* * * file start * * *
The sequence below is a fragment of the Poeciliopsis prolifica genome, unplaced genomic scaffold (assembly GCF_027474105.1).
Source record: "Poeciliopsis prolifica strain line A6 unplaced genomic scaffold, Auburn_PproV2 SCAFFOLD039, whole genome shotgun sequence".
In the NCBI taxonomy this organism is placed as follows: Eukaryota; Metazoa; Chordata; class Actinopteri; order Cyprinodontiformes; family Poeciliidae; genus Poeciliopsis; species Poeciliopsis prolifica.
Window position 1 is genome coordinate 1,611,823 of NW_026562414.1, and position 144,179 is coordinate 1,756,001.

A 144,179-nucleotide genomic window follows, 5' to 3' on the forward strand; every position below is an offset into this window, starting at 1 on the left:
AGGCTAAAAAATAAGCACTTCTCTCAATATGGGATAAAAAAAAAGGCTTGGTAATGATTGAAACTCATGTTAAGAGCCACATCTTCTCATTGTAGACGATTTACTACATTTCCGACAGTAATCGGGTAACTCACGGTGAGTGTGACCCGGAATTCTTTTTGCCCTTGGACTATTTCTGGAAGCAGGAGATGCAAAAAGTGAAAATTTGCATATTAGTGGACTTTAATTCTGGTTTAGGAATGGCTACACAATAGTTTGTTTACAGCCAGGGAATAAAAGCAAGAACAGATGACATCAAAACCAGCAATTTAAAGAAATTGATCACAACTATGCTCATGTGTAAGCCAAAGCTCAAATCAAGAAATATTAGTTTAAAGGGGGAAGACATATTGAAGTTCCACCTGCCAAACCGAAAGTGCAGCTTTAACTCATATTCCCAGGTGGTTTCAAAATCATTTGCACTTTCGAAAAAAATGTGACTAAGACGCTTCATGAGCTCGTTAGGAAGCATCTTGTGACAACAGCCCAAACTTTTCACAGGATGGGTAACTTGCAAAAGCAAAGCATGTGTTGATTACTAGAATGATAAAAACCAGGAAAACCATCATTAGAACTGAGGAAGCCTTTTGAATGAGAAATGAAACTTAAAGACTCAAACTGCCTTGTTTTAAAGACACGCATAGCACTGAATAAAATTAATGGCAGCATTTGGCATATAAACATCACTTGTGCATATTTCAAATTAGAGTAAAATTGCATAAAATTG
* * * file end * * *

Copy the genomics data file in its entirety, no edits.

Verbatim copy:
The sequence below is a fragment of the Poeciliopsis prolifica genome, unplaced genomic scaffold (assembly GCF_027474105.1).
Source record: "Poeciliopsis prolifica strain line A6 unplaced genomic scaffold, Auburn_PproV2 SCAFFOLD039, whole genome shotgun sequence".
In the NCBI taxonomy this organism is placed as follows: Eukaryota; Metazoa; Chordata; class Actinopteri; order Cyprinodontiformes; family Poeciliidae; genus Poeciliopsis; species Poeciliopsis prolifica.
Window position 1 is genome coordinate 1,611,823 of NW_026562414.1, and position 144,179 is coordinate 1,756,001.

A 144,179-nucleotide genomic window follows, 5' to 3' on the forward strand; every position below is an offset into this window, starting at 1 on the left:
AGGCTAAAAAATAAGCACTTCTCTCAATATGGGATAAAAAAAAAGGCTTGGTAATGATTGAAACTCATGTTAAGAGCCACATCTTCTCATTGTAGACGATTTACTACATTTCCGACAGTAATCGGGTAACTCACGGTGAGTGTGACCCGGAATTCTTTTTGCCCTTGGACTATTTCTGGAAGCAGGAGATGCAAAAAGTGAAAATTTGCATATTAGTGGACTTTAATTCTGGTTTAGGAATGGCTACACAATAGTTTGTTTACAGCCAGGGAATAAAAGCAAGAACAGATGACATCAAAACCAGCAATTTAAAGAAATTGATCACAACTATGCTCATGTGTAAGCCAAAGCTCAAATCAAGAAATATTAGTTTAAAGGGGGAAGACATATTGAAGTTCCACCTGCCAAACCGAAAGTGCAGCTTTAACTCATATTCCCAGGTGGTTTCAAAATCATTTGCACTTTCGAAAAAAATGTGACTAAGACGCTTCATGAGCTCGTTAGGAAGCATCTTGTGACAACAGCCCAAACTTTTCACAGGATGGGTAACTTGCAAAAGCAAAGCATGTGTTGATTACTAGAATGATAAAAACCAGGAAAACCATCATTAGAACTGAGGAAGCCTTTTGAATGAGAAATGAAACTTAAAGACTCAAACTGCCTTGTTTTAAAGACACGCATAGCACTGAATAAAATTAATGGCAGCATTTGGCATATAAACATCACTTGTGCATATTTCAAATTAGAGTAAAATTGCATAAAATTG